The management agreement for the Barkerville historic site has been extended to 2025 from its original date of 2020, MLA Coralee Oakes announced today, on behalf of Steve Thomson, Minister of Forests, Lands and Natural Resource Operations.
Extension of the agreement allows Barkerville Heritage Trust to develop long-term planning and explore more business opportunities for Barkerville. The trust began developing more tourism opportunities in 2016 to help diversify the rural economy of the region.
With almost $1.4 million from the Province, Northern Development Initiative Trust, Barkerville Heritage Trust, District of Wells and Canada 150 Infrastructure Fund, the trust was able to make many upgrades during 2016. Enhancements were made to the visitor centre, the Barkerville Fire Hall in Wells, and this funding also supported the establishment of a new multi-purpose activity centre, complete with ice skating rink.
The town of Barkerville, named after prospector Billy Barker, is a testament to the early days of B.C. Barkerville’s venue of more than 125 heritage buildings, authentic displays, restaurants, shops and accommodations creates a unique experience for visitors. Declared a National Historic Site of Canada in 1924 and a Provincial Heritage Property in 1958, Barkerville is now the largest living-history museum in western North America.
Some of the new business opportunities the trust has implemented involve upgrades to the campsites to include cabins in two of the three campgrounds, the creation of heated winterized cabins, a conveyor belt lift and tube run at the entrance to Barkerville Historic Town and Park.
The Barkerville Heritage Site Management Agreement will also include the management of Cottonwood House Historic Site, effective April 1, 2017.
Cottonwood House was built in the 1860s to offer accommodation, meals and provisions to miners and travellers on their journey along the Cariboo ‘Waggon’ Road to Barkerville or Quesnel. Today, Cottonwood still offers meals and accommodations, as well as historic attractions and recreation.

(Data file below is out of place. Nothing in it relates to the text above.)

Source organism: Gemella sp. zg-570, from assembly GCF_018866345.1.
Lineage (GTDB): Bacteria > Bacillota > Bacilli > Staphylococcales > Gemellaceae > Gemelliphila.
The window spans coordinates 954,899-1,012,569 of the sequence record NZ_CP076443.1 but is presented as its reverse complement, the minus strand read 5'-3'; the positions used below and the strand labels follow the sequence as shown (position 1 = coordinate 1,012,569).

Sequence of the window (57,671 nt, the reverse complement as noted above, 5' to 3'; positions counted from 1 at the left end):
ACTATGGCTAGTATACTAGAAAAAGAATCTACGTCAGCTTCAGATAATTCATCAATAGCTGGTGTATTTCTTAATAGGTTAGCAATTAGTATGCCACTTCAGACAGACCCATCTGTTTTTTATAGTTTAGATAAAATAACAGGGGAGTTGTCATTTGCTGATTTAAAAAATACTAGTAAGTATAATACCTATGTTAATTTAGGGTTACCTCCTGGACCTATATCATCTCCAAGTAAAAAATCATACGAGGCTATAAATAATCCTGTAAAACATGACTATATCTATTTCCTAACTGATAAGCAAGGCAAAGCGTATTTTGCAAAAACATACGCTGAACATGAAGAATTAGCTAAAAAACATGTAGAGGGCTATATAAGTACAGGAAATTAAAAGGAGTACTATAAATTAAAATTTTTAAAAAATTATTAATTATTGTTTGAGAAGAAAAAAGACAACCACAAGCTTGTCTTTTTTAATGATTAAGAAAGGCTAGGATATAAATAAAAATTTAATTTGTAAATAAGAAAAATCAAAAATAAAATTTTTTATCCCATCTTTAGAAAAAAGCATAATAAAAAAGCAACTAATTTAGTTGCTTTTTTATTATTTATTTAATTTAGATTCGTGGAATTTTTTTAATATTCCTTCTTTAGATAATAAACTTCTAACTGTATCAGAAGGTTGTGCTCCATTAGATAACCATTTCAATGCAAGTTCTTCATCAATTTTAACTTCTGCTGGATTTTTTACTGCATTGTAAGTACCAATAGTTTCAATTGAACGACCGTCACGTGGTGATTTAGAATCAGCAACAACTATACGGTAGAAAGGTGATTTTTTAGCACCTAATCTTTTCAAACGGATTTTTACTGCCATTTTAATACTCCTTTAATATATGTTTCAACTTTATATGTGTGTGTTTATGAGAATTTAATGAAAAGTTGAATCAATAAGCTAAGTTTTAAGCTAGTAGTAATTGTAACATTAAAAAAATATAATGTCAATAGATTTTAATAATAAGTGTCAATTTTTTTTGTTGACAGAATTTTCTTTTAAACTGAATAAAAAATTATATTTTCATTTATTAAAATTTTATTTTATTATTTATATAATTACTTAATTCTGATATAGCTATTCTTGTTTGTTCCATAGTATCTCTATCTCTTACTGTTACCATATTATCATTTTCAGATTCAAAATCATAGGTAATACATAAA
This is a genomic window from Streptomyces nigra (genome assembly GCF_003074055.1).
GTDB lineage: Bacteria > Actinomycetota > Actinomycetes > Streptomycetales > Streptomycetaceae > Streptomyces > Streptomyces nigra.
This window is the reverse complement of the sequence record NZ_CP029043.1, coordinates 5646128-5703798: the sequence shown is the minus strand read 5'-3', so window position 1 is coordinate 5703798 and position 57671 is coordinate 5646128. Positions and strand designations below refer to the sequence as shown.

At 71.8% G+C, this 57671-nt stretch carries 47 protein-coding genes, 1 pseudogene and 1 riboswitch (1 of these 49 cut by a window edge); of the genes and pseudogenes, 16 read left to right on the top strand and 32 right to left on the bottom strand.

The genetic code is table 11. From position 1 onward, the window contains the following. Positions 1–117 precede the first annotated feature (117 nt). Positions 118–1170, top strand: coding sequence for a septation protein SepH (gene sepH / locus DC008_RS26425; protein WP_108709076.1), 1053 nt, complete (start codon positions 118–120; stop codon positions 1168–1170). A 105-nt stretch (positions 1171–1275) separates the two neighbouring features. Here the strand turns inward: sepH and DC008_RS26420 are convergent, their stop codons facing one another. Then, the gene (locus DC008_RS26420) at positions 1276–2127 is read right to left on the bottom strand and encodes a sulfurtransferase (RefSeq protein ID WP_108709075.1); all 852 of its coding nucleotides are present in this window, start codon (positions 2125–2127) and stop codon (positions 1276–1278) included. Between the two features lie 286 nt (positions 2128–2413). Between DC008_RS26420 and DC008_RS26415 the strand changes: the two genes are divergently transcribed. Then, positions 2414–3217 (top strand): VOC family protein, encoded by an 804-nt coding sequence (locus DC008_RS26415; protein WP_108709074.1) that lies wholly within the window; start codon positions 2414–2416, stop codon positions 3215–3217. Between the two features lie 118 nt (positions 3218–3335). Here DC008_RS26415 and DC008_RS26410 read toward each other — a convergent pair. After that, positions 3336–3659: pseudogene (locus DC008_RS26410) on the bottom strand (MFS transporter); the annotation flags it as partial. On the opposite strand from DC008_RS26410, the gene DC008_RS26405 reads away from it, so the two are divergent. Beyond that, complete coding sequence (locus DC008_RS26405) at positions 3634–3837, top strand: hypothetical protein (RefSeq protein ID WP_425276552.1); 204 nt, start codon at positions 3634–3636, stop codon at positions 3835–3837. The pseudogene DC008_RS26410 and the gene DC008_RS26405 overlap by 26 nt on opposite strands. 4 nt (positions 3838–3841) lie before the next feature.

By amalgamating the management of the sites, the trust creates efficiencies by sharing maintenance, accounting, marketing and advertising staff. The inclusion of Cottonwood House fits in with the trust’s regional approach to tourism development.
Investment in B.C.’s heritage sites is one of the ways the B.C. government is taking action to strengthen, grow and diversify rural communities. The historic site builds on the immediate investments and long-term actions outlined in B.C.’s Rural Economic Development Strategy that are expected to create over 26,000 jobs and add $2.8 billion to provincial GDP.
Steve Thomson, Minister of Forests, Lands and Natural Resource Operations –
“The extension of the site management agreement, along with inclusion of Cottonwood House Historic Site, follows government’s mandate to have historic parks become more financially sustainable.”
Donna Barnett, Minister of State for Rural Economic Development –
“I am pleased to see the ongoing diversification that the trust has created for Barkerville that enables more rural economic activity.”
Coralee Oakes, MLA for Cariboo North –
“Barkerville has always been dear to me and I am happy to see the site develop opportunities that will allow for more people to visit rural B.C.”
- Barkerville maintains and manages 107 heritage buildings and has 62 heritage replica buildings. Between 50,000 to 60,000 people visit Barkerville each year.
- Cottonwood Historic House is one of the last remaining road houses in B.C.
- British Columbia’s historic buildings, structures and sites attract more than 200,000 visitors annually, which create jobs for B.C. residents and supports sustainable communities.
- Heritage tourism brings over $170 million annually to the provincial gross domestic product.
Barkerville Historic Site: http://www.barkerville.ca/
Cottonwood House: http://www.cottonwoodhouse.ca/
Rural Economic Development Strategy: https://bcjobsplan.gov.bc.ca/b-c-s-rural-economic-development-strategy